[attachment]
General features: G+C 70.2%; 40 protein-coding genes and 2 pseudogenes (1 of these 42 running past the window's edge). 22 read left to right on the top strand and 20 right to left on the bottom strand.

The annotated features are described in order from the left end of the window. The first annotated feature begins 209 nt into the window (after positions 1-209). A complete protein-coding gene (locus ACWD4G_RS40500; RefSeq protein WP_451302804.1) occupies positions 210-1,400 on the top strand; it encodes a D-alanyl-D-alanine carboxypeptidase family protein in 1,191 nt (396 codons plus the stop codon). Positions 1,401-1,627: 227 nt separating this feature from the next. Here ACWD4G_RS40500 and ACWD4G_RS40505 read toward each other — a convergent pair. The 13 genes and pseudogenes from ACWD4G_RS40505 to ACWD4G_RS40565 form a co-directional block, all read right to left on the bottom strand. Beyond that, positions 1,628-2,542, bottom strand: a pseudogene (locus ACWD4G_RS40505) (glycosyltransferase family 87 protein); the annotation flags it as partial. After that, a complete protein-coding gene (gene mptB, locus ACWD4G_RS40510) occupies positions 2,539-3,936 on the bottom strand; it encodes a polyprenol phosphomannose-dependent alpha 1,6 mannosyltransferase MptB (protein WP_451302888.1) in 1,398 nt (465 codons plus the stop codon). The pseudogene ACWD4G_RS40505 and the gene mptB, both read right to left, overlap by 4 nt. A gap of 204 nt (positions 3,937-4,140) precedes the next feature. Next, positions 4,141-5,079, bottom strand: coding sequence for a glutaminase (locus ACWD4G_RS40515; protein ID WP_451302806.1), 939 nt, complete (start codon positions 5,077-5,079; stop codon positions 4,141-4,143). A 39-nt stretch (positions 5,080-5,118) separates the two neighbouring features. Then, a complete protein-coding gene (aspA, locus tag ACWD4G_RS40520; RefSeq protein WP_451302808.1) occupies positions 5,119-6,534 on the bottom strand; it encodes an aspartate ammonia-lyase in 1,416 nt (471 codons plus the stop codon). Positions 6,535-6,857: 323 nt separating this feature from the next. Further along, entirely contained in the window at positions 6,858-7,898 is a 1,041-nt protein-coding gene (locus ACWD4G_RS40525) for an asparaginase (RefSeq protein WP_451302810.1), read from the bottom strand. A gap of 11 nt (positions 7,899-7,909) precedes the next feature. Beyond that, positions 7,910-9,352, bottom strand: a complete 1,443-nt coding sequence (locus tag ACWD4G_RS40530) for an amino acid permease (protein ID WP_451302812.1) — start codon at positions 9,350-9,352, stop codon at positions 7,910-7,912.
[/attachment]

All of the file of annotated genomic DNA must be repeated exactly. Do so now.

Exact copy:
General features: G+C 70.2%; 40 protein-coding genes and 2 pseudogenes (1 of these 42 running past the window's edge). 22 read left to right on the top strand and 20 right to left on the bottom strand.

The annotated features are described in order from the left end of the window. The first annotated feature begins 209 nt into the window (after positions 1-209). A complete protein-coding gene (locus ACWD4G_RS40500; RefSeq protein WP_451302804.1) occupies positions 210-1,400 on the top strand; it encodes a D-alanyl-D-alanine carboxypeptidase family protein in 1,191 nt (396 codons plus the stop codon). Positions 1,401-1,627: 227 nt separating this feature from the next. Here ACWD4G_RS40500 and ACWD4G_RS40505 read toward each other — a convergent pair. The 13 genes and pseudogenes from ACWD4G_RS40505 to ACWD4G_RS40565 form a co-directional block, all read right to left on the bottom strand. Beyond that, positions 1,628-2,542, bottom strand: a pseudogene (locus ACWD4G_RS40505) (glycosyltransferase family 87 protein); the annotation flags it as partial. After that, a complete protein-coding gene (gene mptB, locus ACWD4G_RS40510) occupies positions 2,539-3,936 on the bottom strand; it encodes a polyprenol phosphomannose-dependent alpha 1,6 mannosyltransferase MptB (protein WP_451302888.1) in 1,398 nt (465 codons plus the stop codon). The pseudogene ACWD4G_RS40505 and the gene mptB, both read right to left, overlap by 4 nt. A gap of 204 nt (positions 3,937-4,140) precedes the next feature. Next, positions 4,141-5,079, bottom strand: coding sequence for a glutaminase (locus ACWD4G_RS40515; protein ID WP_451302806.1), 939 nt, complete (start codon positions 5,077-5,079; stop codon positions 4,141-4,143). A 39-nt stretch (positions 5,080-5,118) separates the two neighbouring features. Then, a complete protein-coding gene (aspA, locus tag ACWD4G_RS40520; RefSeq protein WP_451302808.1) occupies positions 5,119-6,534 on the bottom strand; it encodes an aspartate ammonia-lyase in 1,416 nt (471 codons plus the stop codon). Positions 6,535-6,857: 323 nt separating this feature from the next. Further along, entirely contained in the window at positions 6,858-7,898 is a 1,041-nt protein-coding gene (locus ACWD4G_RS40525) for an asparaginase (RefSeq protein WP_451302810.1), read from the bottom strand. A gap of 11 nt (positions 7,899-7,909) precedes the next feature. Beyond that, positions 7,910-9,352, bottom strand: a complete 1,443-nt coding sequence (locus tag ACWD4G_RS40530) for an amino acid permease (protein ID WP_451302812.1) — start codon at positions 9,350-9,352, stop codon at positions 7,910-7,912.